Please, have a seat. I want to give you a free ride in my time machine. Ready? *Loud noises* Ok, we are there. The year is 1975, and a young engineer by the name of Steven Sasson walks into work at the largest photography business on the planet, Kodak. Sasson spends his day in a series of meetings, demonstrating a new device that he had created, the first digital camera. The unit was large and bulky; images were captured in half a second and then recorded onto a cassette tape. Once the cassette tape had recorded the image, Sasson would hand the recording to his assistant. The assistant then plugged the cassette into a playback unit to display the 100-pixel x 100-pixel black and white image on a monitor screen.

source nyt

Kodak’s executive team was not convinced. Responses to Sasson include (but not limited to):

“Who wants their images on a television screen?”

“You are proposing to eliminate Kodak Film, Kodak Flash Cubes, Kodak Ink, Kodak Paper.”

Needless to say, the C-level team was not convinced but permitted Sasson to continue his work.

*Bright flash* It is now 1989, Sasson and another engineer, Robert Hills, just created the original digital handheld SLR camera. The camera features a whopping 1.2-megapixel sensor and memory card slots; this was the camera that would change the world forever. However, Kodak did not see it that way and shelved the product, but kept the patent. The marketing and business department relied heavily on paper and ink sales, and Sasson’s digital camera insisted those two products would eventually become nearly nonexistent.

source nyt 2

Ok, let’s get back in the time machine again. The date is January 19th, 2012 and Kodak, a 10,000 employee company, files Chapter 11 bankruptcy. Fast forward to April 9th of the same year; Facebook buys Instagram, a 13 employee company, for one billion dollars. Clearly, Kodak was overly romantic about their products and services, which resulted in the dethroning of a photography conglomerate by a much smaller competitor (IG) who had their finger on the pulse.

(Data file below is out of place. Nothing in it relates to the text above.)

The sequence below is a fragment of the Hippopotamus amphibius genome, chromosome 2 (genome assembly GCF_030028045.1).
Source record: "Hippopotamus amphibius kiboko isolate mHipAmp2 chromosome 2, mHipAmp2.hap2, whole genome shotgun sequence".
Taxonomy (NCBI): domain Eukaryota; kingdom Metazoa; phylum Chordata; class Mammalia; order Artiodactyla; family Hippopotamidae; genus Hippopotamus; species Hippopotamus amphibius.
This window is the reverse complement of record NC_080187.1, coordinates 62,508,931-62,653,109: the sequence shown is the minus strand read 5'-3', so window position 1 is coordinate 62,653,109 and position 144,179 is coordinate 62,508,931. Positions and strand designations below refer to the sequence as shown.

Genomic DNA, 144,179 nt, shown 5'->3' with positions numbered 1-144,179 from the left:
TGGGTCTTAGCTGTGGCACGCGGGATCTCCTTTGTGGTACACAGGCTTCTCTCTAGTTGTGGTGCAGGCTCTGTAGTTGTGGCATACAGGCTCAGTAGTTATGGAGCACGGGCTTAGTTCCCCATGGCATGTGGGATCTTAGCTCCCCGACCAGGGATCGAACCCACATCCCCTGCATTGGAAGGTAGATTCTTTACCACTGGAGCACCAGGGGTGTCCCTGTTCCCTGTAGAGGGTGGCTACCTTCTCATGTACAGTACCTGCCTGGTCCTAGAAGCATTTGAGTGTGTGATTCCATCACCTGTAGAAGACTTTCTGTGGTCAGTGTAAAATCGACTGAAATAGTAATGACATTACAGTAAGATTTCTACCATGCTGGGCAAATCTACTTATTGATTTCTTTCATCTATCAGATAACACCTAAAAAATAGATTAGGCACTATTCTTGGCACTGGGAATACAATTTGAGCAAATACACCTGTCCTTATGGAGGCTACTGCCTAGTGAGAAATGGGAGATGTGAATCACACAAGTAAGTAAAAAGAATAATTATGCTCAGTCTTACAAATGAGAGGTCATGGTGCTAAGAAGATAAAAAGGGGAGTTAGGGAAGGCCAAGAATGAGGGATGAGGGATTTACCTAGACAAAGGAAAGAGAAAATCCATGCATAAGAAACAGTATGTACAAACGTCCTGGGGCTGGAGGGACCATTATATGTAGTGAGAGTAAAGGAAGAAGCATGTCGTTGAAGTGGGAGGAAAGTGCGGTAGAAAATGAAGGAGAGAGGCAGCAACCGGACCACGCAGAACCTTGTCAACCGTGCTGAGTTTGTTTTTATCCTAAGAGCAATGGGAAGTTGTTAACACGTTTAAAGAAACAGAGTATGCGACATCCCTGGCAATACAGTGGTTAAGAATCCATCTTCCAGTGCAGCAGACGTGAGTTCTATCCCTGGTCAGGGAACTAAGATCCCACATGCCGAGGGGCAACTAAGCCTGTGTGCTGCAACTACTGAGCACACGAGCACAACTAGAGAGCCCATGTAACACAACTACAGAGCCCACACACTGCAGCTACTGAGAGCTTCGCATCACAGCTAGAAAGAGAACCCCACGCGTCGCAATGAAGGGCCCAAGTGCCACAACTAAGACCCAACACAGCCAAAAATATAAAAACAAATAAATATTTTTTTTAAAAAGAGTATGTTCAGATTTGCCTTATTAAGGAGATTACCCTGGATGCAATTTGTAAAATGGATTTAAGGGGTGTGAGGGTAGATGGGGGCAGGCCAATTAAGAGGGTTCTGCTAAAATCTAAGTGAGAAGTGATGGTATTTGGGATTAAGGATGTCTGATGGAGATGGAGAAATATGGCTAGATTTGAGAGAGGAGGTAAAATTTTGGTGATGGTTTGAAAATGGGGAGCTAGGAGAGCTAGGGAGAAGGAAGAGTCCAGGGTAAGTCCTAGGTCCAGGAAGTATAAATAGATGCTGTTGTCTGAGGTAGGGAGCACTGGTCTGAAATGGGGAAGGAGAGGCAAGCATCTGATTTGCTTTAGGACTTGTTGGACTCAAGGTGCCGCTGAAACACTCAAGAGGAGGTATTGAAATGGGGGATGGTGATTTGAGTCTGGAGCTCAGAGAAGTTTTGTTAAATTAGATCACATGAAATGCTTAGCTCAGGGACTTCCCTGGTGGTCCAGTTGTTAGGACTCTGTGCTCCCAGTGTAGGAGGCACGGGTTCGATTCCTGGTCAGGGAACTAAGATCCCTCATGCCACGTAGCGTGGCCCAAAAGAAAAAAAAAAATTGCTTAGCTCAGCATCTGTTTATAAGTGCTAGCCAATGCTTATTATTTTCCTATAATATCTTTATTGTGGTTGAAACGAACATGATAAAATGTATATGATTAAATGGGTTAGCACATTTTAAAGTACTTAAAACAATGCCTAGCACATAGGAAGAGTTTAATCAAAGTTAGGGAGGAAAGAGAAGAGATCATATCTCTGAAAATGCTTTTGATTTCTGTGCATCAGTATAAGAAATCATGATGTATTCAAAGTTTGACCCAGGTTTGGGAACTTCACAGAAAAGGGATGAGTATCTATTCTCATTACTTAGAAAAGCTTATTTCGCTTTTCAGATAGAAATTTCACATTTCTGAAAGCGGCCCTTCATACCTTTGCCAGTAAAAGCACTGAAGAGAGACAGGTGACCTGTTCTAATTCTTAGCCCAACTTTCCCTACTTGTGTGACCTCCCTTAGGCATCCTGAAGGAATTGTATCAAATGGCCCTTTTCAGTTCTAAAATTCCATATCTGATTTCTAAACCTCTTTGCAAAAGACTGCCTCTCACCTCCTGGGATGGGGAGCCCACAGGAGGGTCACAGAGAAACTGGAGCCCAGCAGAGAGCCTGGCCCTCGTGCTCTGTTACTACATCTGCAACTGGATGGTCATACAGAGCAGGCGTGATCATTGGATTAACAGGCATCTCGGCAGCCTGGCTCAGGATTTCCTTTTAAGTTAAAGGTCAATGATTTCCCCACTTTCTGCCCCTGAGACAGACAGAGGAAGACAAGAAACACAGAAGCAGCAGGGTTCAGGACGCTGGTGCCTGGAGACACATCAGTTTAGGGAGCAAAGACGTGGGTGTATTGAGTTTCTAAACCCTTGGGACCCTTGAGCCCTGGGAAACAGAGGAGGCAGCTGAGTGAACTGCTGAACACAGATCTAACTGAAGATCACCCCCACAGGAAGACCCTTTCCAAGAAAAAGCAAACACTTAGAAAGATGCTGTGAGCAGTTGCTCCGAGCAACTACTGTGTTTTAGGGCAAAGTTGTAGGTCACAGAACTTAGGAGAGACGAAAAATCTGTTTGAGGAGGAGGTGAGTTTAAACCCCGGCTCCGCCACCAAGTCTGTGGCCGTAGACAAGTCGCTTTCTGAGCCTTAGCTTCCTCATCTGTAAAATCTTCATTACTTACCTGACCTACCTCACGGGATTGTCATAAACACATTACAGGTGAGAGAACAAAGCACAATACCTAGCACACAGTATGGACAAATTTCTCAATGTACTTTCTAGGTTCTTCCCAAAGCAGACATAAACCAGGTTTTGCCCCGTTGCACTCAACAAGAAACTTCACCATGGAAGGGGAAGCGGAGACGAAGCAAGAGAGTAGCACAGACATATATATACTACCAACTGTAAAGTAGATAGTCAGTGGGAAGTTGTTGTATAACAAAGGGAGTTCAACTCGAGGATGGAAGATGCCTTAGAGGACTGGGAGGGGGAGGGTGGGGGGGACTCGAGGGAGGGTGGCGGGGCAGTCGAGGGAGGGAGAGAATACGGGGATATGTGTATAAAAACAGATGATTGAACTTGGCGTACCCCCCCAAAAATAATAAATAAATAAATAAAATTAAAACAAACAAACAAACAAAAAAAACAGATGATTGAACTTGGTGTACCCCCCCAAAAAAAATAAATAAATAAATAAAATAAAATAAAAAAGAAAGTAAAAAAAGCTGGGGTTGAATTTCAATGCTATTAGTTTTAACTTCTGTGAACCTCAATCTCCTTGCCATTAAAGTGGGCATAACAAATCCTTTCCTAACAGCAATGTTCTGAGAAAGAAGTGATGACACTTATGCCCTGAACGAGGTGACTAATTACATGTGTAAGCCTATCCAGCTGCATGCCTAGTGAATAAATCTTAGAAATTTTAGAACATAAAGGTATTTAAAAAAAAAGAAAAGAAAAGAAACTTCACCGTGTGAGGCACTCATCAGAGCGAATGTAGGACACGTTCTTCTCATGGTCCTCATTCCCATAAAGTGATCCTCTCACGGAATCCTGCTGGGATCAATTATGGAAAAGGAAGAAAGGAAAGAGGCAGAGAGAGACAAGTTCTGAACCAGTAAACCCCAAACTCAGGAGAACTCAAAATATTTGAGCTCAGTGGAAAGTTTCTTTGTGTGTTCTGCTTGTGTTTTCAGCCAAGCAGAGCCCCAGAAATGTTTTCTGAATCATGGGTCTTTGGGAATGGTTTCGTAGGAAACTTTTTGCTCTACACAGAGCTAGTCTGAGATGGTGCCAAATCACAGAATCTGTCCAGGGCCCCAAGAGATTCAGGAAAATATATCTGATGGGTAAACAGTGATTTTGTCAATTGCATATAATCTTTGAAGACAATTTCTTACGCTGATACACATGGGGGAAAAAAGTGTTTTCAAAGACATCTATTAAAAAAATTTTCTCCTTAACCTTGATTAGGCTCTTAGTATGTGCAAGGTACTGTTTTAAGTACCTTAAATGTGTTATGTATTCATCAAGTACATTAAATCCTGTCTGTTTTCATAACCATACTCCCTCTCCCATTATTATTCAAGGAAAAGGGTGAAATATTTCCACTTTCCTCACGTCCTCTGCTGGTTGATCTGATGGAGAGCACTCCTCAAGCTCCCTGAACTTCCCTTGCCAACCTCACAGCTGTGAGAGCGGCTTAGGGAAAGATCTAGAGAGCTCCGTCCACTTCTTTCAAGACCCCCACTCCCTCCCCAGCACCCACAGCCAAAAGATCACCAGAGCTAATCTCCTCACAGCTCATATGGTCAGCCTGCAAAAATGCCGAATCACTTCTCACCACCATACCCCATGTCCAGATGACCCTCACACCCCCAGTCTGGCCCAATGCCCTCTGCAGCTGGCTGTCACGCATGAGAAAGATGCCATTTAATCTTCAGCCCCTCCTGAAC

Hold on, let’s go back to the time machine. The date is April 16th, 2016, and Gary Vaynerchuk, someone whom we highlighted in a previous Friday 5 post, is speaking with Stephanie Ruhle on stage for a 92Y Q&A. Stephanie asks Gary a very intriguing question:

“Are there any brands out there that you look at and go ‘ugh, that is an iconic brand that has meant so much in history but today means nothing, I would love to get my hands on it!’?”

Gary immediately responds with, “Nintendo.” Stephanie then asks her one-word follow-up, “Why?” His response is epic, just watch the 46-second video and keep reading.

Let’s fire up the time machine again; the date is July 19th, 2016 and Pokémon Go is the most popular mobile game in the US ever, earning millions of dollars a day. Nintendo, which is a publicly traded company, owns 32% of Pokémon, a private company not available for public ownership. Due to Nintendo’s affiliation to Pokémon, as well as the inability to invest directly in Pokémon itself, Nintendo’s share price and market cap have skyrocketed past some huge brand names represented in the graph below.


Travel forward to Friday, July 22nd, 2016, and Nintendo releases a statement after trading hours clarifying the impact of Pokémon Go on their bottom line, which is minimal. By Monday, July 25th, the stock plummeted as much as 17% with the Tokyo stock exchange rules halting trading activity once a position moves more than 18% in a single day.

Ok, you are free to exit the time machine now, we are back in our current day *phew*. The gift of hindsight in real time is a rare occurrence that should be treasured dearly. Nintendo has been fortunate enough to receive this gift.  Gary Vaynerchuk was wise enough to throw them under the bus for getting romantic about their product and process. When Pokémon Go came around for release, the world could have easily pointed at Gary and said, you were wrong, Nintendo was, in fact, working on an app that would shift the marketplace entirely, and is not romantic about their newest console (which is a complete failure). Gary even wrote a piece exonerating Nintendo of their new found embrace of current events and culture! Hopefully, Nintendo realizes the impact Mario, Zelda, etc., could have on the app store and doesn’t get dethroned like Instagram did Kodak.